As the saying goes, you can catch more flies with honey than with vinegar. But a new study, which started as a sixth-grade science fair project, found you can kill more flies with a popular natural sweetener than other sugar products.
Erythritol, a sugar alcohol found in sweeteners like Truvia, was recently identified by a team at Drexel University as a toxin to fruit flies.
While Truvia, a natural sweetener that's a sugar alcohol derived from stevia plant extract, was found toxic to flies, but other similar sweeteners using stevia were not. (Image source: Kimberly Gauthier/Flickr)
When presented with erythritol or a more standard sugar mixture, the scientists found the flies seem to actually prefer the sweetener that was toxic to them. Truvia, which uses a stevia plant extract, is safe for humans with the extract, meeting certain standards, being supported by the Food and Drug Administration in 2008.
"I feel like this is the simplest, most straightforward work I've ever done, but it's potentially the most important thing I've ever worked on," Dr. Sean O'Donnell with Drexel said.
The research all started when Simon Kashchock-Marenda, the son of Drexel professor Dr. Daniel Marenda, decided to study different sugars and sugar substitutes on fly health and development for his science fair project.
"After six days of testing these flies in our house, he came back to me and said, 'Dad, all the flies in the Truvia vials are dead,'" Marenda said. "To which I responded, 'OK...we must have screwed up somehow. Let's repeat the experiment!'"
When they replicated the experiment and it happened again, the father and now ninth-grade student, who is listed as a co-author on the study, sought further help from Marenda's colleagues at Drexel.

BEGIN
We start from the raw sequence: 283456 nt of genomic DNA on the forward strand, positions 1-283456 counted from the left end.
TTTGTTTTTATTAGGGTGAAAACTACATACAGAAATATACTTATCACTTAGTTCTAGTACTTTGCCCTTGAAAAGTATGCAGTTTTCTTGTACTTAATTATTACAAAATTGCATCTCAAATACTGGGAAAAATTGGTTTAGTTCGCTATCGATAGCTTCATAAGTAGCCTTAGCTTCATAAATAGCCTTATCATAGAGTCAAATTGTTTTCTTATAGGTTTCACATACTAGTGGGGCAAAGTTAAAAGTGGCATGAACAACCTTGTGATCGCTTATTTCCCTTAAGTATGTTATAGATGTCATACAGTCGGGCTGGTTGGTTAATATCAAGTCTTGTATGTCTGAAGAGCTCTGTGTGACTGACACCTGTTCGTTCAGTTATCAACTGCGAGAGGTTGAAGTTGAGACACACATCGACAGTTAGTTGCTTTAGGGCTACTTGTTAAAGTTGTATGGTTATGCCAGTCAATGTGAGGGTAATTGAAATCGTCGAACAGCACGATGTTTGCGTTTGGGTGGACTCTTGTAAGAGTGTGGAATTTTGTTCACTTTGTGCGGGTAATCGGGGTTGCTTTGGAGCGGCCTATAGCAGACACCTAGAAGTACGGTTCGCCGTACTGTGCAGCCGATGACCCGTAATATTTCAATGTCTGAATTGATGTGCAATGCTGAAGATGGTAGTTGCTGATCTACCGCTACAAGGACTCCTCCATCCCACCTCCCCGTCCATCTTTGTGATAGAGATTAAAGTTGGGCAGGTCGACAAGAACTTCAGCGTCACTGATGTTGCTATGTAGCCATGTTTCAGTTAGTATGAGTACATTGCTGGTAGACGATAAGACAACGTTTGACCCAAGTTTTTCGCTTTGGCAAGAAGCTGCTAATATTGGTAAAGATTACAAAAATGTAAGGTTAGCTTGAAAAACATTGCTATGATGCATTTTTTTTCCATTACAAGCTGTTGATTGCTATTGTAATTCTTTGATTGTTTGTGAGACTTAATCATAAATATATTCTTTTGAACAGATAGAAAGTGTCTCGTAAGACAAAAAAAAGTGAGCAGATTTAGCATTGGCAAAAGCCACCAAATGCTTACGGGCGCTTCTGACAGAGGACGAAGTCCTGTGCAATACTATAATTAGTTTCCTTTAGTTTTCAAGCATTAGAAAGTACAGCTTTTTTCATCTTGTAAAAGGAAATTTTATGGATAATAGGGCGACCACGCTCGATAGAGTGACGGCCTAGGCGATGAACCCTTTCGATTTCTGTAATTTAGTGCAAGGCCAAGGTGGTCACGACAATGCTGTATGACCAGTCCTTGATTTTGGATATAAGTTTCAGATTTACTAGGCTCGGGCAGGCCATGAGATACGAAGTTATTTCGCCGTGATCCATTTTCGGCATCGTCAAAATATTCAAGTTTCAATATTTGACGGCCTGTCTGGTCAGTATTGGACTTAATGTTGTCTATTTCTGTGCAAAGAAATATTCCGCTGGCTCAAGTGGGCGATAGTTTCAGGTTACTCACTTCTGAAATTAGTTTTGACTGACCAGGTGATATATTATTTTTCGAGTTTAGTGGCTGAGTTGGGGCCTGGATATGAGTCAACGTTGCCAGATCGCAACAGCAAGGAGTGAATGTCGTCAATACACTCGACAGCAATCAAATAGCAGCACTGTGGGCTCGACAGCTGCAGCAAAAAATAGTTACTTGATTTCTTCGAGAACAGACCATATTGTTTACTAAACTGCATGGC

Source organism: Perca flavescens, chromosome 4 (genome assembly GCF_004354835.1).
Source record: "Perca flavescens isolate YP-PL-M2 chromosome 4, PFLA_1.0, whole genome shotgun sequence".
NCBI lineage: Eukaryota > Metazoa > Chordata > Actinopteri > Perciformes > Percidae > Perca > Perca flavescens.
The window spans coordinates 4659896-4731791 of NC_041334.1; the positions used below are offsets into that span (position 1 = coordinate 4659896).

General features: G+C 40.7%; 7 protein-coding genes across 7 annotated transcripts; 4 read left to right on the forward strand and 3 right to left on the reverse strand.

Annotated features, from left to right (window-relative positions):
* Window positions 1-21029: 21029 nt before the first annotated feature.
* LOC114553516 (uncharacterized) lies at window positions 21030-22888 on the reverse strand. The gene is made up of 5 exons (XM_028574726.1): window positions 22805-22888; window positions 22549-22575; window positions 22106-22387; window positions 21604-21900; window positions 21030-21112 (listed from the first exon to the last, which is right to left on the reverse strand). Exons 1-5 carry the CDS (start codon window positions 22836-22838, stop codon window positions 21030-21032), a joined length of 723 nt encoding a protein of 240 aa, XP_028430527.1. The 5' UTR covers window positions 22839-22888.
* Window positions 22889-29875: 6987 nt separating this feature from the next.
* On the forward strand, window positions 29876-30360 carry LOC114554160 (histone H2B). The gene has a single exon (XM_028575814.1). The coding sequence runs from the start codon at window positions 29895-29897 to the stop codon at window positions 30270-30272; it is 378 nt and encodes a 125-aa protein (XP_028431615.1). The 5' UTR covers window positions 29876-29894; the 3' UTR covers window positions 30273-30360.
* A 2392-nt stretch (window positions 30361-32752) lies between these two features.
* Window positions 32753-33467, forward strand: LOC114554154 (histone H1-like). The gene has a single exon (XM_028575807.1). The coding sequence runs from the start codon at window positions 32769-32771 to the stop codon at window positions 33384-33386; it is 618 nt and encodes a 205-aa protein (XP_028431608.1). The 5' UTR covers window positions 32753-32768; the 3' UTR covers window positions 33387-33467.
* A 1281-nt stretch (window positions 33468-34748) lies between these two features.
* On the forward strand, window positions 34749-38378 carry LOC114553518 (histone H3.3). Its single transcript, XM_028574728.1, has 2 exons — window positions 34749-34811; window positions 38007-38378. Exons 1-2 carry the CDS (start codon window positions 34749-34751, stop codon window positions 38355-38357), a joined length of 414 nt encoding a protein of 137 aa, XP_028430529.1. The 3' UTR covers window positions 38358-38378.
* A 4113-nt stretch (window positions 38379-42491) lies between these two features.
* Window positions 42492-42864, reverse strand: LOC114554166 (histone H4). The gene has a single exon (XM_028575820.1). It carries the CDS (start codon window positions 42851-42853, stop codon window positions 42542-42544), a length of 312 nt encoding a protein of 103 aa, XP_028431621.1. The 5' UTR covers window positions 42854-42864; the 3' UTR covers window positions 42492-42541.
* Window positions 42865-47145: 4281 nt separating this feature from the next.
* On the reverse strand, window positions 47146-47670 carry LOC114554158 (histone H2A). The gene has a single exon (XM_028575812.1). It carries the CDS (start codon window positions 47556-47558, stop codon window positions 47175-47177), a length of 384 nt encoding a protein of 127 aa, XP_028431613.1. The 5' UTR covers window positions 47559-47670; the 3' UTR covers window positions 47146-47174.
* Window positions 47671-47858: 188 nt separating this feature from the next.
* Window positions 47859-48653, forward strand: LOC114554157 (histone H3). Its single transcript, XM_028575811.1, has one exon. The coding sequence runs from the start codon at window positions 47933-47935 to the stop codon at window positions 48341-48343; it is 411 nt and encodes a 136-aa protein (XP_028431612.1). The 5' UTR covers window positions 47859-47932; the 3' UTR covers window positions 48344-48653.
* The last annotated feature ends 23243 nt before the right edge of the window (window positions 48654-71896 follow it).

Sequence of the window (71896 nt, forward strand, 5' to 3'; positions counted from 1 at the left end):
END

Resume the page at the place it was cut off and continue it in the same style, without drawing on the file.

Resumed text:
In a Drexel University study, flies raised on food laced with erythritol lived for only 5.8 days on average, compared to 38.6 to 50.6 days for flies raised on control and experimental foods without the sweetener. (Image source: Baudier et al., Drexel University)
"I only use insects to study the brain, so I needed someone who knew something about insects," Marenda said.
Further experiments with O'Donnell revealed that flies raised on Truvia lived about six days, on average, while other flies raised on control or experimental foods that weren't Truvia, like corn syrup, lived between 38 and 50 days.
"Indeed what we found is that the main component of Truvia, the sugar erythritol, appears to have pretty potent insecticidal activity in our flies," Marenda said.
The stevia plant extract that provides the sweetener for Truvia was not the toxic component to the flies though. The sweetener PureVia, which also uses a stevia extract, did not kill the flies. How erythritol leads the fruit flies to die and if it has the same result on other insects are the topics of future research.
O'Donnell said "the chances for widespread crop application are slim" for erythritol products, "but on a small scale, in places where insects will come to a bait, consume it and die, this could be huge."
Drexel and the researchers are filing for a patent on erythritol as an insecticide.
This research was published in the journal PLOS One.